She told my wife and I that she’d stopped eating fast food. She’d learned that vast tracts of the rainforest were being felled to make space for grazing livestock, a result of America’s need for cheap meat. Without the rainforest, less moisture was being released into the air, causing more intense droughts in Africa, exacerbating starvation in that region of the world.
It didn’t take her long to connect the dots. Her fast food burger was directly linked to hunger across the ocean.
She didn’t justify it.
She didn’t close her eyes.
She didn’t bury her head in the sand.
She did what any young person would do.
She stopped supporting a broken system.
She decided to change.
The choice, for her, was an easy one.
Blessings to the youth. The world desperately needs you.
I desperately need you.
I want to tell my friend to never doubt her convictions.
To never stop believing she can make a difference.
To never dismiss her passions.
To never grow tame.
To never trade the thirst for justice for something as common as stability or money.
To never grow up.
Because when you do,
It’s damn hard to grow young again.
The past week has been incredible. On Tuesday, I launched a Kickstarter campaign in an attempt to raise enough funds to publish my second book, I Used To Live Here, a collection of thirteen short stories from a decade of life spent in Lexington. Each story in this works seeks to explore, from different angles, the way the place we choose to call home significantly impacts the person we become. In a very real sense, we not only build a home and community in a specific location, but that place also builds us.
To be honest, I wavered. I had glimpses of doubt and disbelief, and nearly tossed it all – the book, the Kickstarter, the dream of being a writer – aside. But last Tuesday, I closed my eyes and clicked a button: and the Kickstarter went live. And what happened next I couldn’t believe. The $400 needed to publish my second book was raised in only fifteen hours. Fifteen hours? Seriously?!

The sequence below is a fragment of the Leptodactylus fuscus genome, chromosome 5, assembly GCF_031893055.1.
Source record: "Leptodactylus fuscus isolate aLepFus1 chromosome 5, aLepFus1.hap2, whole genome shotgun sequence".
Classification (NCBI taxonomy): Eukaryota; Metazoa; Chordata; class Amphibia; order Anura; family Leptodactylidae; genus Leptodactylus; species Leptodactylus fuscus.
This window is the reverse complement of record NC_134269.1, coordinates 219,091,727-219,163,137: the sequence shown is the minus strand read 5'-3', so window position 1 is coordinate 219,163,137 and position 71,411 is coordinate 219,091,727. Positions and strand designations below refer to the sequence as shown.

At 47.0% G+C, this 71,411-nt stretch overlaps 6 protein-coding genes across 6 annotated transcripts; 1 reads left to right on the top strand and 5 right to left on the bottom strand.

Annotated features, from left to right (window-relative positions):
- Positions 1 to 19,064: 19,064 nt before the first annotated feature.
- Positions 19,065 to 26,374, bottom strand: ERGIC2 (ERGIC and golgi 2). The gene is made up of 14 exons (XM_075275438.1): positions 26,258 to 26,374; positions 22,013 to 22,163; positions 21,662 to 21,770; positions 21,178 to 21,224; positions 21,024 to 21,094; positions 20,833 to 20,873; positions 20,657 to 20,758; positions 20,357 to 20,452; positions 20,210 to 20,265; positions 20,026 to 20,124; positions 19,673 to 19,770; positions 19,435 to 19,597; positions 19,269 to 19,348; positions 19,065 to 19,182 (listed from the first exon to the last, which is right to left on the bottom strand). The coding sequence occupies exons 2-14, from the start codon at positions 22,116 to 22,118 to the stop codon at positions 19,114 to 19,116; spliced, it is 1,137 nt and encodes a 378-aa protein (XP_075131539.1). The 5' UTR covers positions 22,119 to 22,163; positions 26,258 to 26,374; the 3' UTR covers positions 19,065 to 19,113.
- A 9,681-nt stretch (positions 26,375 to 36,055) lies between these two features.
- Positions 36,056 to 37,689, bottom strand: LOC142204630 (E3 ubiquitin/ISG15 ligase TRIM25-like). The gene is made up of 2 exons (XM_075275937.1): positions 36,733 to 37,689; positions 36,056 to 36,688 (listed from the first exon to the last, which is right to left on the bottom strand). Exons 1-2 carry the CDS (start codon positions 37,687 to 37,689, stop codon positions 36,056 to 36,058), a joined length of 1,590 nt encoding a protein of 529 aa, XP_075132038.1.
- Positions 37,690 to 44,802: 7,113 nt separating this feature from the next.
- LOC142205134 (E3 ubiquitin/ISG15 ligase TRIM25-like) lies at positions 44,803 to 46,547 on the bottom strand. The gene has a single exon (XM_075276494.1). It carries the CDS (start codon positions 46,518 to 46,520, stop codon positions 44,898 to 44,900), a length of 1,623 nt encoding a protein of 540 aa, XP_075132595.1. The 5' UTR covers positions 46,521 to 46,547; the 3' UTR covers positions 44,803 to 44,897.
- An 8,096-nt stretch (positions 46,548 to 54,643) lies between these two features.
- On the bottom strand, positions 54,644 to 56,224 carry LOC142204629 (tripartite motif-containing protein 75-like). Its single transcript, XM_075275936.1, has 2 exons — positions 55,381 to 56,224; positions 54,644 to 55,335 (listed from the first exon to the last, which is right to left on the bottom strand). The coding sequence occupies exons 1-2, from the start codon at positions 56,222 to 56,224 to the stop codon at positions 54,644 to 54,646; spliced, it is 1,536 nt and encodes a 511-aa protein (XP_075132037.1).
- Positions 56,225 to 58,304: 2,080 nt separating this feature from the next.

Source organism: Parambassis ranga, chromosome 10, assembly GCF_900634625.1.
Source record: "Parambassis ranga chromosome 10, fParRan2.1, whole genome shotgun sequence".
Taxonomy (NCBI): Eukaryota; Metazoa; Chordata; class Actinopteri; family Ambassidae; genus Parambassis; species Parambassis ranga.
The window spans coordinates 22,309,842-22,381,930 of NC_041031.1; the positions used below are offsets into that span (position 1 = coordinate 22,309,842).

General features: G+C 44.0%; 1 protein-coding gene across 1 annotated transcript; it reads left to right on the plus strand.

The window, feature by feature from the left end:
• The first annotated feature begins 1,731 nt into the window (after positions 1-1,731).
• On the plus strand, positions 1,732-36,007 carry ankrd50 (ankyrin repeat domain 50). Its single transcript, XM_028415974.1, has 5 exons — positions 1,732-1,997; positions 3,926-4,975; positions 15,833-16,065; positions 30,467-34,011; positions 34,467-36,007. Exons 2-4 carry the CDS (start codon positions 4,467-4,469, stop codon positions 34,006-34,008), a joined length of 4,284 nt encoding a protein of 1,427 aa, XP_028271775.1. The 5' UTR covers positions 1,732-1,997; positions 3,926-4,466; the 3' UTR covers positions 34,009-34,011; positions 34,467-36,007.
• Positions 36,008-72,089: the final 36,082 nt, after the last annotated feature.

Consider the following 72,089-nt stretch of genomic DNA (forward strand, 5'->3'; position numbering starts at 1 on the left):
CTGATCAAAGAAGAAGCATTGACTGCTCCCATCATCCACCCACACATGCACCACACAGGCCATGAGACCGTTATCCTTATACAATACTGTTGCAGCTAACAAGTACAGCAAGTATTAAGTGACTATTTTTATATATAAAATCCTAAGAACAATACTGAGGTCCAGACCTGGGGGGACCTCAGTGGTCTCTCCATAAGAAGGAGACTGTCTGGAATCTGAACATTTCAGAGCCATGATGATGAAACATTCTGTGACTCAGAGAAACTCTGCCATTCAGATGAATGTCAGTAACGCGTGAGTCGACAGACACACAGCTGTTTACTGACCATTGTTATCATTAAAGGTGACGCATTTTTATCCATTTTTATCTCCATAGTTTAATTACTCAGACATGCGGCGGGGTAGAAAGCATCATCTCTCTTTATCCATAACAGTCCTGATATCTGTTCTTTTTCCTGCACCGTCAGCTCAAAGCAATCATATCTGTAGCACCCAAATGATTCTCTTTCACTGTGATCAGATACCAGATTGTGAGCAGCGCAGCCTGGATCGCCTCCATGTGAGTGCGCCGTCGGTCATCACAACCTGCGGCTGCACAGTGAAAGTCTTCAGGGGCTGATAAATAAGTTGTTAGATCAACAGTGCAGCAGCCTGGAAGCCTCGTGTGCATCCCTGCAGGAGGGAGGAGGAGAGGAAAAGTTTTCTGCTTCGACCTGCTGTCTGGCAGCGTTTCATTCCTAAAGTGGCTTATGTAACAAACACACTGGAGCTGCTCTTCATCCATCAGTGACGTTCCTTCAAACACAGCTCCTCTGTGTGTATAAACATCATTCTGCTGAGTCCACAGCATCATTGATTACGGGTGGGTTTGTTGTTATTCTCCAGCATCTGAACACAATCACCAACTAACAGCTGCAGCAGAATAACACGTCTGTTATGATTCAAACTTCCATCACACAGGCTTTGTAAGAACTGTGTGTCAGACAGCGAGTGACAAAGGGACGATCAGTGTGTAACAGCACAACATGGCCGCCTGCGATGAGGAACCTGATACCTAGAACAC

I am beyond thankful for all the support and words of encouragement I’ve received thus far! Honestly, the money is less important than the fact that twenty-seven people believe that the words I write are worth reading. It’s funny how a mere fifteen hours can change the way you think about your own abilities and giftings. But I never would have discovered that fact if I didn’t take a leap of faith – and risk walking away defeated, depressed, and unfunded. It’s the old maxim, come to life: you miss 100% of the shots you don’t take. Amen to that.
So it’s been nearly a week, and the project now has twenty-seven backers and raised over $500 dollars! We met our goal. But there are still twenty-three days to go until the campaign closes out.
Do I still need backers? Is there a reason for you to preorder the book now that we’ve met the goal? Yes!! There are three very important reasons I still need you to jump into our Kickstarter family:
Again, thank you all SO, SO MUCH for supporting the Kickstarter and encouraging my dream of writing!
And be sure to stay tuned to the blog this week – I’m going to need your help choosing the back cover “blurb.” More on that soon!
Just in case you need it, a link to the Kickstarter:
The time has come!
My second book, "I Used to Live Here," is complete. It's been approved by a publisher. It's literally just waiting for a few clicks of a button.
This new book, a collection of thirteen short stories from a decade spent living in Lexington, represents some of my most personal work to date. I'm really proud of these stories, and the feedback I've gotten from some carefully chosen readers has been staggering.
But now I've got to push that baby bird out of the nest. And I need your help to do it.